- continued -

Accessing an HTML Element in the DOM


Before we look at how to call the focus and select functions, we first need to discuss how to access an HTML element in the Document Object Model (DOM). Perhaps the most straightforward way is to use JavaScript's document.getElementById function. To use document.getElementById you pass in the id attribute of the element of interest. The DOM is then examined for a matching element. If such an element is found, it is returned; otherwise, null is returned.

The following JavaScript snippet shows how to reference the txtName textbox and call its focus function. After the JavaScript code executes, the browser will set keyboard focus to the textbox, meaning that the cursor will be in the textbox ready to accept the user's keyboard input, just as if the user had clicked the textbox with his mouse.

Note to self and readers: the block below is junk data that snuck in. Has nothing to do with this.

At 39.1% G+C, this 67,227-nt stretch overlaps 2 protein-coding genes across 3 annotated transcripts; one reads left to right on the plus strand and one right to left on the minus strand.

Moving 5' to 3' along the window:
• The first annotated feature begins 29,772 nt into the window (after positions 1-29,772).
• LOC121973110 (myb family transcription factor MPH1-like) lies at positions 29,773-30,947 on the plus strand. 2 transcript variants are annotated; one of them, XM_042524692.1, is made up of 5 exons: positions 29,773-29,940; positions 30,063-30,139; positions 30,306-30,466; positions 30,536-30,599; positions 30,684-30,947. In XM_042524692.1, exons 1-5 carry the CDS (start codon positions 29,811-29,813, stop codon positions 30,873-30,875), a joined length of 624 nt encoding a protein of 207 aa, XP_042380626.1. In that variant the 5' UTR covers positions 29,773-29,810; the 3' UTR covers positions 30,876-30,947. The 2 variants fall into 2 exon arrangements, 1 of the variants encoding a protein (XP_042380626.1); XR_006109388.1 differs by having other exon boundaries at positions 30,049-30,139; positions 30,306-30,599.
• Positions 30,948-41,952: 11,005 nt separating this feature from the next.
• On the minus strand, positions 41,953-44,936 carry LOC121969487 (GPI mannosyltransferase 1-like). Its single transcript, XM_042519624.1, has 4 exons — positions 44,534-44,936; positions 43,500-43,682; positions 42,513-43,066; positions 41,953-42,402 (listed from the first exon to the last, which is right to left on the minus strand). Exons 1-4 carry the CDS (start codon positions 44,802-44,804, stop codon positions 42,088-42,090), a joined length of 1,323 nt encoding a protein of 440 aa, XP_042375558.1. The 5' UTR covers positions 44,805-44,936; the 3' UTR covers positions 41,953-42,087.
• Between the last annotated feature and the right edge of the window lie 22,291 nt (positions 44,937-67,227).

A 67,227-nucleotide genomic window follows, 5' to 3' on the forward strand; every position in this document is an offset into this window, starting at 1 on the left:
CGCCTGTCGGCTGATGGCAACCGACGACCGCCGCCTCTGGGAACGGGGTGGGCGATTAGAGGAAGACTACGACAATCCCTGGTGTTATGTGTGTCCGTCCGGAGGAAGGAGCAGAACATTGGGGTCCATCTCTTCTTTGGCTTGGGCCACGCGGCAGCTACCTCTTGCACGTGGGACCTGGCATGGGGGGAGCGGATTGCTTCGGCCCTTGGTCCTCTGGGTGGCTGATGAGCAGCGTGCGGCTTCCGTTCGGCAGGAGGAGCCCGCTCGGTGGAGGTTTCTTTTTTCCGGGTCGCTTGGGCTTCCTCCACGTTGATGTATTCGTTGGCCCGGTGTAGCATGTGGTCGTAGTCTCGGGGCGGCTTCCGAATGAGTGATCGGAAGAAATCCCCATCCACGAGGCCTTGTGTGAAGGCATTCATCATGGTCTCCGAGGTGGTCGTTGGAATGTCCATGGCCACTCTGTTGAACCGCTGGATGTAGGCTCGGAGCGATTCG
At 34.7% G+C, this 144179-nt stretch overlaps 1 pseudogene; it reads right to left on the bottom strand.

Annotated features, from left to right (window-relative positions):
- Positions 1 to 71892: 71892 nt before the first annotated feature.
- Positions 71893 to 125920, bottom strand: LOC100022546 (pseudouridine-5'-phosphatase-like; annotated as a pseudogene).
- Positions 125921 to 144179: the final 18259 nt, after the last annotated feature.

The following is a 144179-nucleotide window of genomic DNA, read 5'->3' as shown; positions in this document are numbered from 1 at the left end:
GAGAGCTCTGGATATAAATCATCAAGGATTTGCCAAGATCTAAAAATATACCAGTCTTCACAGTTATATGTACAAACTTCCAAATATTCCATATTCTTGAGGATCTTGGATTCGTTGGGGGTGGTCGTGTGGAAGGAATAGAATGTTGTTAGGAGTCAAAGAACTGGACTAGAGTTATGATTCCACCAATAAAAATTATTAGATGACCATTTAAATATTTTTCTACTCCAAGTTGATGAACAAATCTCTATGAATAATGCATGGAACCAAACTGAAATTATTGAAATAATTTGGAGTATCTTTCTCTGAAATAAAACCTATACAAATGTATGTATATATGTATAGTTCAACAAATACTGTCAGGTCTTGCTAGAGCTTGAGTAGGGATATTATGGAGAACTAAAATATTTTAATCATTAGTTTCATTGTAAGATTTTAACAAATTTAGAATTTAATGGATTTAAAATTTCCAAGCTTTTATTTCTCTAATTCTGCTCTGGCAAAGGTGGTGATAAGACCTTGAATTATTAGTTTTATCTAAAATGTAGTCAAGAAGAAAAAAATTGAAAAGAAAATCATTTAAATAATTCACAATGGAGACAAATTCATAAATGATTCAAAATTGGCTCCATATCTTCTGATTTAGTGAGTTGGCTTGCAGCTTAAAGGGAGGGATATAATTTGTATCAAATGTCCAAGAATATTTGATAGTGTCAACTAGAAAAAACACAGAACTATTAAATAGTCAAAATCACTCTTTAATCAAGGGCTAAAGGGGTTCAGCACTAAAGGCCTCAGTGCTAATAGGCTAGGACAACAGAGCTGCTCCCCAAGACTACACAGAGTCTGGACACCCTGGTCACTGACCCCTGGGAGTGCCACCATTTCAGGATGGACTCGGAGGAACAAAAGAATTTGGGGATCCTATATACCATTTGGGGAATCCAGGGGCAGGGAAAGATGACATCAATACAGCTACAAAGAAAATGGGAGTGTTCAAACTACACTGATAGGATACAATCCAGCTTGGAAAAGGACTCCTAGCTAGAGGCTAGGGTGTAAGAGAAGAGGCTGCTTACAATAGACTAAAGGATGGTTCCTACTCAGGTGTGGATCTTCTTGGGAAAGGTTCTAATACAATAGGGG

<p>
   What is your name?
   <input type="text" id="txtName" name="txtName" />
</p>

<script type="text/javascript">
   // Reference the textbox
   var txt = document.getElementById("txtName");

   // If the textbox was found, call its focus function
   if (txt != null)
      txt.focus();
</script>

One challenge in referencing ASP.NET Web controls from client-side script is that the id attribute generated when the Web control is rendered does not necessarily equate to the Web control's ID property. For example, consider an ASP.NET page that had a TextBox Web control whose ID property was set to txtName: